Penn Program onDocumentaries & the Law

Penn Law

Penn Law's 2010 Visual Legal Advocacy Roundtable

So You Want to Be a Visual Legal Advocate?

Friday, October 22, 2010
9:30 a.m. – 4:00 p.m.
Levy Conference Center and Silverman 245A
Penn Law School
34th & Chestnut Streets · Philadelphia, PA

View Roundtable Videos

Download Agenda | Flyer.

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Agenda

8:45 – 9:30 a.m.

CLE Registration & Continental Breakfast

9:30 – 9:45 a.m.

Introduction to Visual Legal Advocacy
Regina Austin, William A. Schnader Professor and Director, Penn Program on Documentaries & the Law, University of Pennsylvania Law School

9:45 – 11:15 a.m.

Images That Change Minds and Win Hearts: A Conversation with Archivists and Social Documentary Photographers
Visual images are essential to telling a client’s story or advancing an argument on a client’s behalf if digital video is your medium. This panel is intended to help the visual legal advocate locate and evaluate such images using archives and the work of social documentary photographers. Use of images from these sources, however, raises any number of aesthetic and ethical quandaries. How much leeway is there to use an archival image that is close but not exactly what it is supposed to be? Should a visual legal advocate hesitate to use archival material that shows people in a negative light? What makes a social documentary photograph good? Is it possible to capture structures of powerlessness without sacrificing the individual dignity and autonomy of the people captured as well? Should reality and objectivity trump beauty and aesthetics in a visual work of legal advocacy?

Speakers:
Deborah Boyer, Project Manager, PhillyHistory.org
John Pettit, Assistant Archivist, Urban Archives, Temple University
Harvey Finkle, social documentary photographer

Moderator: Regina Austin

11:15 – 11:30 a.m.

Break

11:30 – 12:45 p.m.

A Primer on Fair Use for the Visual Legal Advocate
The doctrine of fair use allows a reasonable and limited use of copyrighted material without the permission of the copyright holder in order to, for example, critique the work or to illustrate an argument or point. The Center for Social Media’s Documentary Filmmakers’ Statement of Best Practices in Fair Use has made an enormous contribution in helping video makers negotiate our “copyright clearance culture” which threatens to stifle creativity and free expression.

Speakers:
Peter Jaszi, Professor, Law School, American University
Center for Social Media: Documentary
Peter Decherney, Professor, Cinema Studies, College of Arts & Sciences, University of Pennsylvania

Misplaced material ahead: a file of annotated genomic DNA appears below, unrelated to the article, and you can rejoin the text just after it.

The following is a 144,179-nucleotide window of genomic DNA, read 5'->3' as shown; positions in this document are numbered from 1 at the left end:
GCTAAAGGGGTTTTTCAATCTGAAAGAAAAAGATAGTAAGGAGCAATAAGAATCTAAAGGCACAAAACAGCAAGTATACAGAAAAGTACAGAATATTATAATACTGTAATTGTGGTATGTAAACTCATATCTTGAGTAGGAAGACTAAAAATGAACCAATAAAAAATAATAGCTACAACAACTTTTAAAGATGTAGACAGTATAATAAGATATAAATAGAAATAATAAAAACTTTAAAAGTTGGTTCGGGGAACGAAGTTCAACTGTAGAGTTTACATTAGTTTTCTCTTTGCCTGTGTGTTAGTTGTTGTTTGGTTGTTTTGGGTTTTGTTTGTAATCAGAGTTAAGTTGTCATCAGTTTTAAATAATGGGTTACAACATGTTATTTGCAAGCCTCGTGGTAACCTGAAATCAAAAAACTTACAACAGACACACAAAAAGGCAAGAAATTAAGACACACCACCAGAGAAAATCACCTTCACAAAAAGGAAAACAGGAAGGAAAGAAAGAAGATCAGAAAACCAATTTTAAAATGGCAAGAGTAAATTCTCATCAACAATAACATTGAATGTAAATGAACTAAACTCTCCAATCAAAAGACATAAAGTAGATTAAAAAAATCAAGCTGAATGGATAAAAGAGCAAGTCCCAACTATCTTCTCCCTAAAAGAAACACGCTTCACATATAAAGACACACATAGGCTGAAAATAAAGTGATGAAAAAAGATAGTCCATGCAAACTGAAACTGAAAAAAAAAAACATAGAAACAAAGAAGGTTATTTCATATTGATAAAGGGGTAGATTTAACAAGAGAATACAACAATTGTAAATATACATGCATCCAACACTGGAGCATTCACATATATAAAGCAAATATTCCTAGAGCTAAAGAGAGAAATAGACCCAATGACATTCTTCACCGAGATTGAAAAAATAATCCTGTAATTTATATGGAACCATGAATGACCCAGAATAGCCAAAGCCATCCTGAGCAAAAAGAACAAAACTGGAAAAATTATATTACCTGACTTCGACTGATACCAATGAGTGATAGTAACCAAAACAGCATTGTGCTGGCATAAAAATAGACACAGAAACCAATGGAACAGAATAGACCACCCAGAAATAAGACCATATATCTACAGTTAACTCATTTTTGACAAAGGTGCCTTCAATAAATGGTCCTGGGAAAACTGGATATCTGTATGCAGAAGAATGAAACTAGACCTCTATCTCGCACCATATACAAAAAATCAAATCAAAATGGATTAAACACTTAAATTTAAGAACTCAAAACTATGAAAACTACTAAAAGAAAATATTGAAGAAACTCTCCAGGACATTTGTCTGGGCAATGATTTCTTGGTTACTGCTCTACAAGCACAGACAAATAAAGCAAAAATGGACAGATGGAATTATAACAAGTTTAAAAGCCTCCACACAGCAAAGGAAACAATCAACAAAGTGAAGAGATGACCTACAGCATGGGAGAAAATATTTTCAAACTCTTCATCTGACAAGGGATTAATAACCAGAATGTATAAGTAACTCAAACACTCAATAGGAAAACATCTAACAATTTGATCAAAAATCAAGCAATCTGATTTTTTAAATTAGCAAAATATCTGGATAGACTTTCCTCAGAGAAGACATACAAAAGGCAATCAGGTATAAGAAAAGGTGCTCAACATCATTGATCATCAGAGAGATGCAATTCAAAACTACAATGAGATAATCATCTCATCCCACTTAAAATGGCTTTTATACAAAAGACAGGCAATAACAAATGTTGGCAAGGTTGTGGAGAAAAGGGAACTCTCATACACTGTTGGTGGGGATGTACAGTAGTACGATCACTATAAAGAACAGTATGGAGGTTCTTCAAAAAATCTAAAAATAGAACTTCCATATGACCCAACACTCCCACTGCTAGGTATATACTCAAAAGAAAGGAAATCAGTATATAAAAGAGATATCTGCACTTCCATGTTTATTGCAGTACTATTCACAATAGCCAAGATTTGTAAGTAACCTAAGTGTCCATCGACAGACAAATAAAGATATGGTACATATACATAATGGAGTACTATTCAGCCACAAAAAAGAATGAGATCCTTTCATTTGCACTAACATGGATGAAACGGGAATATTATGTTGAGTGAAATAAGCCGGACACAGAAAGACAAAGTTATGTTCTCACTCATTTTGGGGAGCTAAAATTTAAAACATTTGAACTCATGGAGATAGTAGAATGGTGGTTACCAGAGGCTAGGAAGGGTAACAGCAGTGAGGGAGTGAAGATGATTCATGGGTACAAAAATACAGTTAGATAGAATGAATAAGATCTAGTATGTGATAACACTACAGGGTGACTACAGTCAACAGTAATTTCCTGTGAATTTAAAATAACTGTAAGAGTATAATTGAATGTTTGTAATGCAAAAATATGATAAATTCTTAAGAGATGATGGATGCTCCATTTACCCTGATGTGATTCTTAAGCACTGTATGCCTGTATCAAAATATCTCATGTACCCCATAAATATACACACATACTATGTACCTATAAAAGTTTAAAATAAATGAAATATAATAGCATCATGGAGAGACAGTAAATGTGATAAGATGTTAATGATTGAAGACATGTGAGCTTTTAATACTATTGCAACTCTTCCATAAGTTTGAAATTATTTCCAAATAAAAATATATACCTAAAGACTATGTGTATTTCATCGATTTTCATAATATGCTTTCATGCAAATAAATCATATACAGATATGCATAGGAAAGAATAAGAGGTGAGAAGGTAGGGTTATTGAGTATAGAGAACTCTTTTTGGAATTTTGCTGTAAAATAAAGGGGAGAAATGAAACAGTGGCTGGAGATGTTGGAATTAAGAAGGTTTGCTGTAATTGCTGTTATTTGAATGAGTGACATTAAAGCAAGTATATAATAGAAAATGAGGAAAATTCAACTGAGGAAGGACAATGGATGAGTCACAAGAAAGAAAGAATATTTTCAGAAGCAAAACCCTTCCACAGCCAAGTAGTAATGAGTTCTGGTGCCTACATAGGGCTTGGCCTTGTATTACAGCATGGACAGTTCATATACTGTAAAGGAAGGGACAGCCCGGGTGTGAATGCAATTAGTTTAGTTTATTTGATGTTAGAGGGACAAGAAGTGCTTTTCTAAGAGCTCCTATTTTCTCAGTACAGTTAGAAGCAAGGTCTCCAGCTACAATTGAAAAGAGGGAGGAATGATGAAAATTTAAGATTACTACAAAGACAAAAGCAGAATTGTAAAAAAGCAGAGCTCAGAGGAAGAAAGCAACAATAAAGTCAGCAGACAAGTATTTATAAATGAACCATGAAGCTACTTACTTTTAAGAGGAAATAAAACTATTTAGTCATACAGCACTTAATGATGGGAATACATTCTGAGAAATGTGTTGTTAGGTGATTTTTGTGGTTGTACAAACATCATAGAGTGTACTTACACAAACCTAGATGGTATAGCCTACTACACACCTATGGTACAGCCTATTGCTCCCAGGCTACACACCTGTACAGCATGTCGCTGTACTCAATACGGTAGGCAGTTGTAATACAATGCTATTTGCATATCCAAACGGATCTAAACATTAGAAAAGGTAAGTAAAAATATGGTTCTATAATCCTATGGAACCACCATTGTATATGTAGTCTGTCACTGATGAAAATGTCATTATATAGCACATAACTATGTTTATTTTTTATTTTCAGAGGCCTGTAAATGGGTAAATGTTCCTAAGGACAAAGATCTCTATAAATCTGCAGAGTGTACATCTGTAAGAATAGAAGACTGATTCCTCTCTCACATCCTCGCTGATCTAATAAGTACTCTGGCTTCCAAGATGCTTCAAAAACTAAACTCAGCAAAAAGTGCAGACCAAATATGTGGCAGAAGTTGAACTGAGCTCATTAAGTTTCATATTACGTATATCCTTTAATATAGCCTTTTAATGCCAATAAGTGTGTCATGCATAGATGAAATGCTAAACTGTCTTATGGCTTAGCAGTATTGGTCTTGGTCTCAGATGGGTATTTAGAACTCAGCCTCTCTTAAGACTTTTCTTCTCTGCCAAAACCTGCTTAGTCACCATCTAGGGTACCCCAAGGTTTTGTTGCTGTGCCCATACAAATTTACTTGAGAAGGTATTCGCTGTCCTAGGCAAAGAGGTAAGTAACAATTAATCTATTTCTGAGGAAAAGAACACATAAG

12:45 – 2:00 p.m.

Lunch and Conversation (Free for Registered Attendees)
On Display: The work of social documentary photographers Elizabeth S. Derickson, Laurie Hansen-Flaschen, Leandre Jackson, Anisa Rahim, Zoe Strauss, Jacques-Jean Tiziou, and Mpozi Mshale Tolbert and the art work of incarcerated Pennsylvanians curated by Ann-Marie Kirk of Art for Justice

For Your Perusal: Material from the Philadelphia Mural Arts Program

2:00 – 3:30 p.m.

Constraints on Visual Legal Advocacy
The ability to capture and use visual images in legal contexts is not without constraint. Professor Seth Kreimer will discuss the findings of his research which links the First Amendment to the right to record. He will elaborate on the idea that recording entails preserving experience and reflecting on it. Mitigation specialist Dana Cook will present a video introduced during the sentencing phase of the capital murder case Commonwealth v. Mustafa Ali. She will take us through the making of the video, its admission into evidence, and its impact.

Speakers:
Seth Kreimer, Professor, University of Pennsylvania Law School
Dana L. Cook, D.S.W. with Atlantic Center for Capital Representation

3:30 – 4:00 p.m.

Summation and Future Roundtable

Moderator: Regina Austin

Information about our Panelists (PDF)
Information about our Exhibitors (PDF)

Continuing Legal Education Credit The Roundtable provides a maximum of 5 hours of CLE credit, including ½ hour of ethics credit for the panel on images and ½ hour of ethic credit for the panel on constraints on visual legal advocacy. The cost for the day is $25 for Public Interest lawyers and $50 for non PI lawyers. There is no charge for the roundtable itself.

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CLE Credit available.

Please check out the student videos.

For more information contact Anna Gavin, Events Coordinator, Penn Law School,
3400 Chestnut Street, Philadelphia, PA, 215-898-5185 or agavin@law.upenn.edu.

 

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